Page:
Last year, I followed two people via social media as they undertook seemingly impossible feats of endurance. In both cases, they had invented their own torture. Both wanted to see where their limits were. Both of them failed in that regard. Which is to say, they completed their immense self-imposed odysseys.
James Lawrence completed 50 Ironman-distance triathlons in 50 different US states in 50 consecutive days. Every day, for 50 days, he swam 3.84km, cycled 180.25km and ran 42.2km. Maybe you know this, maybe you don’t: 42.2km is a marathon. A gargantuan undertaking.
Luke Tyburski set himself the goal of getting from Morocco to Monaco in 12 days. He planned to swim from Morocco to Spain, cycle through Spain to France and then run the south coast to Monaco. 2,000km, all told.
Both James and Luke went to the depths of their souls during their respective journeys. Unlike James, though, Luke didn’t cross his finish line in one piece. Where James got stronger as his challenge wore on, Luke suffered a series setbacks that almost snatched his dream from him. Most significantly, he tore a muscle in one of his legs. For most people, this would have ended their journey. It would have stopped them dead, making it impossible for them to move another inch. Luke proved relentless, though. He pushed on, even after the capabilities of his body had long been exhausted. He forced himself to endure the screaming pain in his leg for several days. He only allowed himself to stop when he was leaning up against a rock that marked the border between France and Monaco.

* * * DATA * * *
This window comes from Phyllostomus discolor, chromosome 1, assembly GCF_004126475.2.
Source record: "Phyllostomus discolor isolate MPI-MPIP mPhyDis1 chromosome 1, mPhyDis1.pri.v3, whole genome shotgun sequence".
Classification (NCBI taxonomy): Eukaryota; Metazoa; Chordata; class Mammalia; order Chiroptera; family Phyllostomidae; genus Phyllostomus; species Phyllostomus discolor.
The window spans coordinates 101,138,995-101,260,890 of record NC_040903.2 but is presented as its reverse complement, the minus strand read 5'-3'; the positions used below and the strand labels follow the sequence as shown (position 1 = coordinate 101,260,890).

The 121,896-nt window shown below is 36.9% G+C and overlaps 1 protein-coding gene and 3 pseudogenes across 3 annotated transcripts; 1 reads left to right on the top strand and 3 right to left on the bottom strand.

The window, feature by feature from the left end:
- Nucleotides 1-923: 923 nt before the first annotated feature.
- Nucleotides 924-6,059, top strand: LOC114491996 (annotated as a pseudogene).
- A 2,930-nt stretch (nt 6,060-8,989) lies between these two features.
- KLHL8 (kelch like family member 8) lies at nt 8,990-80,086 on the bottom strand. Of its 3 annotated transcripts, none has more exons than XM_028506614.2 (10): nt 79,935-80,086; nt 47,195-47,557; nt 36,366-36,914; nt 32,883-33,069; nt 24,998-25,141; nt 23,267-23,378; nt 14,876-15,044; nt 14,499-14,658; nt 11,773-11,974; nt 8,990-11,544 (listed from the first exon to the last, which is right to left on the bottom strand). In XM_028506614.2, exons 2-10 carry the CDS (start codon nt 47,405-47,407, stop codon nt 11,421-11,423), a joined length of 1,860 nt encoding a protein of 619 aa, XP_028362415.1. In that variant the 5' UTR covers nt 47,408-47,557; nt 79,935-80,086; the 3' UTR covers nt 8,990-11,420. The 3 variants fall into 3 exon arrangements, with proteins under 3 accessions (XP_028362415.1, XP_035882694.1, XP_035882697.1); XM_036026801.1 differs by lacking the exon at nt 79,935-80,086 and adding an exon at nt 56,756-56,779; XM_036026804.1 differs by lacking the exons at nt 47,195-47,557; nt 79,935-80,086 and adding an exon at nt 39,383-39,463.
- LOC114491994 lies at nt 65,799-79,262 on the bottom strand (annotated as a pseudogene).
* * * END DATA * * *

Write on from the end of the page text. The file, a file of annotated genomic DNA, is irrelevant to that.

In the past month, Luke has released a documentary about his “Ultimate Triathlon”.
It’s a film about relentlessness.
Relentless love and support.
Relentless drive, until, finally, the challenge itself relents.
There are three lessons for creatives in the film (actually, probably many more, but these three are relevant to me at the moment, I suppose).
- There is no limit to what you can achieve.
- You will have to work relentlessly to get it.
- You will need the help of others.
We all want our work to be recognised. We all want a decent living from our creativity. Maybe some of us want more. Celebrity. Fortune. What those YouTubers have.
Whatever it is that you want from your creative work, you have to ask yourself, are you being relentless in pursuing it?
If you aren’t, chances are, it’s the wrong goal.
By the way, if you want to hear James Lawrence’s story (it’s a corker too), go here: The Iron Cowboy Did It! (Rich Roll podcast). And just to complete the picture, Rich Roll had a conversation with Luke too, which is how I first found out about the Ultimate Triathlon.)